Privacy and security are two things most Americans cherish, and a dilemma over which is more important has long plagued citizens. Many wonder where to draw the line in giving up privacy to attain solid security. Others feel privacy is less vital than safety and security, and prioritize the latter. As facial recognition technology becomes more of a reality, it poses an important question to the public: is more security worth losing the last of your privacy?
My answer is a resounding no. I do not feel comfortable knowing companies like Clearview AI, led by Hoan Ton-That, have gathered billions of photos from online to identify random people on the street. I do not feel comfortable knowing that hundreds of law enforcement agencies now have facial recognition technology in their hands, and will almost certainly use this technology to make arrests, even though the state of facial recognition tech is far from 100 percent accurate.
For instance, facial recognition accuracy fluctuates among races and genders. Facial recognition technology often misidentifies women and people of color, especially black women, at higher rates than Caucasians. According to the National Institute of Standards and Technology, there are “higher rates of false positives for Asian and African American faces relative to images of Caucasions.” When tested, multiple facial recognition tools have demonstrated disproportional accuracy when identifying people of various races, including the disturbing 2015 Google Photos incident, in which the facial recognition tech misidentified two black women as gorillas.
The organization Fight for the Future, which stands for protecting rights and freedoms in the digital age, tested faces from UCLA’s records with Amazon’s commercially available facial recognition software, Rekognition, and compared them to a database of mugshots. They found that 58 of 400 photos of student athletes or UCLA faculty members were incorrectly paired with images from the mugshot database, and “the vast majority of incorrect matches were of people of color.”
Even if facial recognition software provided more benefits than harm, which it has not yet proved to, it seems absurd to champion such technology as so advanced and accurate when it repeatedly mistakes people of color for individuals they share practically nothing in common with except skin color. Considering minorities are already disproportionately targeted by law enforcement in the US, allowing the police to use inaccurate facial recognition tech is dangerous and will lead to more racial profiling.
Now, if the inaccuracy of facial recognition doesn’t scare you, the accuracy should. The aforementioned company Clearview has acknowledged that this technology may become accessible to the general public in the not so distant future. Without any regulations to manage the use of facial recognition technology, the end of privacy for all seems inevitable. Instead of security cameras, stores could automatically identify you upon walking in. Police using this technology to solve crimes could very well turn into investigating an innocent person who merely resembles the perpetrator with no other reason or justification except facial similarity. And if – more likely, when – the public can use this technology, random strangers could hypothetically find everything about you from a picture alone. No more walking down the street with your family unnoticed; with facial recognition software, people, some with malintentions, could instantly know almost anything about not only you, but your family, and do anything with that information. This means someone could find your social media, your contact info, salary, even your address, by merely seeing your face.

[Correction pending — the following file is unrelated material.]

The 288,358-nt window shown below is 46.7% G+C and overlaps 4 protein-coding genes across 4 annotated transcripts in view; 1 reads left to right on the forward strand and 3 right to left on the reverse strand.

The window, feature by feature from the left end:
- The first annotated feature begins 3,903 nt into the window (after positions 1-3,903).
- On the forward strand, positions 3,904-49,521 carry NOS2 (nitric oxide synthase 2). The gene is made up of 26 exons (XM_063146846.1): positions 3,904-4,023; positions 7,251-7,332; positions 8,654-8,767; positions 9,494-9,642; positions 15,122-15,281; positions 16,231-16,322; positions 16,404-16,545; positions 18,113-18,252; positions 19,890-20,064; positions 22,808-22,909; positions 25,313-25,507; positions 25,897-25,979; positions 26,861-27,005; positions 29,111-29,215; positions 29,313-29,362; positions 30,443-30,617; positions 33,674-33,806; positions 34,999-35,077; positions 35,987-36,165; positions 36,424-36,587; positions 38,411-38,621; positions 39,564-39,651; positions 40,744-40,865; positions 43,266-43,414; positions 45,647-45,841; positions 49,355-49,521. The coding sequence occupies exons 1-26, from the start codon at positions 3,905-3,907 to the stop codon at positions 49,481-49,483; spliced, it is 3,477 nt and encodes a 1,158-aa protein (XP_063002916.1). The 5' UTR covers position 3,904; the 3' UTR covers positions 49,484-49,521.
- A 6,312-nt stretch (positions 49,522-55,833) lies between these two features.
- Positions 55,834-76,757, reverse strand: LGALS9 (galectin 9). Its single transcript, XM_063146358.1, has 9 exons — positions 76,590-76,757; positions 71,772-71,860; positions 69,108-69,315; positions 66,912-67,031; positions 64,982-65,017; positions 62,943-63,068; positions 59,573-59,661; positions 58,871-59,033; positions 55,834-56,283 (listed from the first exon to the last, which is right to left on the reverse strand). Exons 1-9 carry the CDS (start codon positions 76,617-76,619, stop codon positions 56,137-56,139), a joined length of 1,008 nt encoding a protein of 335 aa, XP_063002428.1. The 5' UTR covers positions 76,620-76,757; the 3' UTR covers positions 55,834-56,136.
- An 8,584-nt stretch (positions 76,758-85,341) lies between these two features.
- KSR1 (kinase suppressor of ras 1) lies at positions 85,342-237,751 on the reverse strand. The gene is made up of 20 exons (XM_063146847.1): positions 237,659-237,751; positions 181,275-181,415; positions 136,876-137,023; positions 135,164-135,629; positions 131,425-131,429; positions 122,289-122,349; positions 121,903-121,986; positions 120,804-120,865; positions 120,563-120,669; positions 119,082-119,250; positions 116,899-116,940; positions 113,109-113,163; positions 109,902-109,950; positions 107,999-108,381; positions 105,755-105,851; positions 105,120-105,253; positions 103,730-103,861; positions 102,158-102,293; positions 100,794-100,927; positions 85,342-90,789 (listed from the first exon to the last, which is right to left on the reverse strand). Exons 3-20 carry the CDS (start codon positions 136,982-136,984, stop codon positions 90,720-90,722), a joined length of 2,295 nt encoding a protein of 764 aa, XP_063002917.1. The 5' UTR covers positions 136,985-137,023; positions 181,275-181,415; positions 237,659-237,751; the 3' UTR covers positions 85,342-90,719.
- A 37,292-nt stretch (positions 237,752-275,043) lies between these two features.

We should all fight for our privacy and refuse to allow corporations to sell our images without pushback. This technology is unregulated, dangerous, and vulnerable to hackers. According to CNN, Clearview AI was recently hacked, exposing billions of photos to the hacker.
This technology is not something to brush off or worry about in the future. These startups are using your pictures today to promote hazardous technology under the guise of security. Many universities, including Duke and Ohio State, are considering using this technology, and some already use it, despite fears from students. As citizens, we sometimes feel comfortable giving up aspects of our privacy to feel secure. However, we should not look to facial recognition as an alleyway to increase security at the expense of privacy, because supporting widespread use of this technology is essentially a call to dismantle privacy and security at the same time.
Ultimately, facial recognition is not only anti-privacy, it’s anti-security as well, with it’s inaccuracies and looming potential to enable stalking, profiling, information selling, and more. And it’s not far from being planted in the wrong hands.
(Sources: WSJ, NYT, CNN, NIST, Vox, The Guardian, The Atlantic)